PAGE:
Papa Johns’ interim CEO Ravi Thanawala has said additional strategic closures and re-franchising opportunities will be considered in the UK, as he remains confident the market can become profit accretive in the second half of this year.

Speaking on an earnings call for the pizza chain’s Q1 2024 results, Thanawala said the business was “advancing efforts to optimise the UK business model.”

It comes after Papa Johns UK most recently announced plans to close 43 underperforming company owned restaurants later this month.

“We’ll continue to evaluate our amazing portfolio as well as our franchisee location, focusing on sales, overall profitability and their lease and loan obligations. Due to this process, additional strategic closures and re-franchising opportunities will be considered as we look to drive profitability and strengthen our franchisee base.

“We believe with these actions that the UK market will become profit accretive in the second half of this year,” Thanawala said.

In financial results for the first quarter ended March 31, 2024, Papa Johns’ international comparable sales were down 3% from the prior year period. Meanwhile, North America comparable sales were down 2% from a year ago as domestic company-owned restaurants were down 3% and North America franchised restaurants were down 2%.

Somewhat offsetting these declines was a net increase of approximately $10m of revenues attributable to the stores comprising the UK franchisee acquisitions.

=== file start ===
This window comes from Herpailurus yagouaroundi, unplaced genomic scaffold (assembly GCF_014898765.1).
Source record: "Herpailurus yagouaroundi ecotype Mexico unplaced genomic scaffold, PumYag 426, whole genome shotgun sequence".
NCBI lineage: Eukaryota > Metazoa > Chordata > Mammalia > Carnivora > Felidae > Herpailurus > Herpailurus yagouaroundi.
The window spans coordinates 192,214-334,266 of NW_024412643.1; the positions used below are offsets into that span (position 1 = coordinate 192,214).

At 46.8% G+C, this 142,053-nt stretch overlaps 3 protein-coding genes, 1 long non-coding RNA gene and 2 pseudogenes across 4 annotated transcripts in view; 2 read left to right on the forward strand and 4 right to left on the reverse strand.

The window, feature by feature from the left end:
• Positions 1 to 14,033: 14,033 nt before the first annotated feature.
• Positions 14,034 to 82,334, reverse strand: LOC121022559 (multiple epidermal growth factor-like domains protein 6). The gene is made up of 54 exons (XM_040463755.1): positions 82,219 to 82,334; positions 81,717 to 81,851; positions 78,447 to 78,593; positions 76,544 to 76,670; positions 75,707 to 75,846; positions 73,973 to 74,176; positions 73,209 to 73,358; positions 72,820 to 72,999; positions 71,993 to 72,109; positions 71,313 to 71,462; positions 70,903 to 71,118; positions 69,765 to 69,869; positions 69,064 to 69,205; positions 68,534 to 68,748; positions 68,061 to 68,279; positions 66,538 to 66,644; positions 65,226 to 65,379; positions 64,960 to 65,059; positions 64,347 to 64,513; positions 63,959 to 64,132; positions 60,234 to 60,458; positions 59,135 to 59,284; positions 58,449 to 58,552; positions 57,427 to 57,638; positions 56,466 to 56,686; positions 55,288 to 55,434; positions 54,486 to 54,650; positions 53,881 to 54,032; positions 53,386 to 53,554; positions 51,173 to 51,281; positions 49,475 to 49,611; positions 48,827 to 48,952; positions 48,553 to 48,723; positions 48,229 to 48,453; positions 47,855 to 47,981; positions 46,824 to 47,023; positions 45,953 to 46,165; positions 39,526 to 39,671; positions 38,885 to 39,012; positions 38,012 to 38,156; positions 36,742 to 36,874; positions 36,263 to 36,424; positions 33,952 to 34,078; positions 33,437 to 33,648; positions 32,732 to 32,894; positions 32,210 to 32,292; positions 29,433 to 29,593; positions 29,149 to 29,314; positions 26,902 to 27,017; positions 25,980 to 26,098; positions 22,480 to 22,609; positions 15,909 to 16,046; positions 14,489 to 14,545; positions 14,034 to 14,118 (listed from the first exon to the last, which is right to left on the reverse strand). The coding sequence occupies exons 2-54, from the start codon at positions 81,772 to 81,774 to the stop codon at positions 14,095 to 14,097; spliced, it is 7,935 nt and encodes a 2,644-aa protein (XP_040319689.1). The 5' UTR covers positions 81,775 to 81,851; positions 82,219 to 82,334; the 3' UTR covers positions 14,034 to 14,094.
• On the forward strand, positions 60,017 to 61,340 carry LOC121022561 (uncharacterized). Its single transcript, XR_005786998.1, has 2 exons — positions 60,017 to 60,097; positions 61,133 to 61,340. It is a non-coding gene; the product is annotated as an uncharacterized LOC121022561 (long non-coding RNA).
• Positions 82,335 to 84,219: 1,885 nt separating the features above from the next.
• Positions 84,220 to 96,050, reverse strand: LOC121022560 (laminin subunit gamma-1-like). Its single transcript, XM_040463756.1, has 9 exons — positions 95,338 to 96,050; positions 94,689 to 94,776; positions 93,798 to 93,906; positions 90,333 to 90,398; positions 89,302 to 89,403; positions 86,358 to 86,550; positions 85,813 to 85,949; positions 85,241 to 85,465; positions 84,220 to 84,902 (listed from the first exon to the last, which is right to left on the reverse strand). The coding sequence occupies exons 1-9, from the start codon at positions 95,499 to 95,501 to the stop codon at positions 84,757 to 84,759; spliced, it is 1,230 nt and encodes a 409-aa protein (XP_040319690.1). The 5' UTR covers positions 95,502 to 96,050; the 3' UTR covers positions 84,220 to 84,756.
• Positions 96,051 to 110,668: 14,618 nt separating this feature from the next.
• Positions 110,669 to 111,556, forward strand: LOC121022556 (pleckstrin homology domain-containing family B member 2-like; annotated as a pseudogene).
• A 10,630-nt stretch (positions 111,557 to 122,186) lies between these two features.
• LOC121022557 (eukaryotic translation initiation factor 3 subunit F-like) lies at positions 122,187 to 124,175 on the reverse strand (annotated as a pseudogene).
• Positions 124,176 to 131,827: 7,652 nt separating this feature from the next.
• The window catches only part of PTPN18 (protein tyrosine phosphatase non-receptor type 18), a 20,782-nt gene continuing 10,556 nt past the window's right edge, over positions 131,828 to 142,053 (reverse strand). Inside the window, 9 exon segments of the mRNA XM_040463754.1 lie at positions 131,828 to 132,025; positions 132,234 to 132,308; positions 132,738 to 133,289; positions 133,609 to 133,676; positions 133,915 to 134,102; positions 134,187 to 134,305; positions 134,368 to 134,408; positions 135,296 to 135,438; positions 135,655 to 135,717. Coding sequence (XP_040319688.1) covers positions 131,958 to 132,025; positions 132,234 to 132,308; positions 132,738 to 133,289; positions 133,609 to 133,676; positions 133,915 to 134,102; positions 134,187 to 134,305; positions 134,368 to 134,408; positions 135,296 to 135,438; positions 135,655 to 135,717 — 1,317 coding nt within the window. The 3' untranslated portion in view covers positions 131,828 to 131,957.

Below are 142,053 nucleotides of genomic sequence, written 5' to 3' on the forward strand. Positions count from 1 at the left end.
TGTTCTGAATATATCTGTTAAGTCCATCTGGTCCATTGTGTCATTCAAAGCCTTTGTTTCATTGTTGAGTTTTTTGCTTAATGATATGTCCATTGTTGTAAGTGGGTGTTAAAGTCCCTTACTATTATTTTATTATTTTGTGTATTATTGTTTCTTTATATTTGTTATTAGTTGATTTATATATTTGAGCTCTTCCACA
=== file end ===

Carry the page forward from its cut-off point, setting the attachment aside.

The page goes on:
Thanawala explained that in the UK, the business had seen “flat, to slightly negative” comparable sales through the first quarter, but that for restaurants that had changed hands to more “seasoned operators”, it is seeing double digit increases in terms of sales performance.

Papa Johns announced its Back to Better 2.0 growth strategy and international transformation initiatives earlier this year, which include a focus on deepened marketing investments, new franchisee incentives to accelerate North America development and optimisations to transform the brand’s international presence.

The CEO added that there was an opportunity to share learnings from these initiatives in the UK, where it has become “highly consumer-centric”, from both value and product innovation standpoints.

“We made sure we were positioning our franchisees to deliver a fantastic service and as we started to change hands between franchisees and continue to get our stores into seasoned operators, we saw meaningful sales lift.

“As we went back and remapped our trade zones, we saw opportunities where we should be making strategic closures because it makes the overall market more profitable, it improves unit economics and allows us to have really cohesive trade zones.

“So we’re partnering back with our franchisees across the world to take a similar playbook.”

Thanawala believes that service levels in the UK are also increasing: “When we look at delivery time, when we look at out-the-door time, we are seeing improvements.”

More widely, the business is investing in international consumer facing technology and digital infrastructure to improve purchase conversion, increase customer retention and deliver faster consumer insights to franchisees.

“There remains significant whitespace for the Papa Johns brand, internationally. And while we saw more foundational investments to make, we’re confident the actions we are taking are setting our largest international markets up for profitable market share gains over the long term.”

Across its international markets, Papa Johns saw 23 new restaurant openings on a gross basis during the quarter. These new restaurant openings were offset by 29 closures primarily in certain Middle East markets and in China, bringing total international restaurant count to 2467.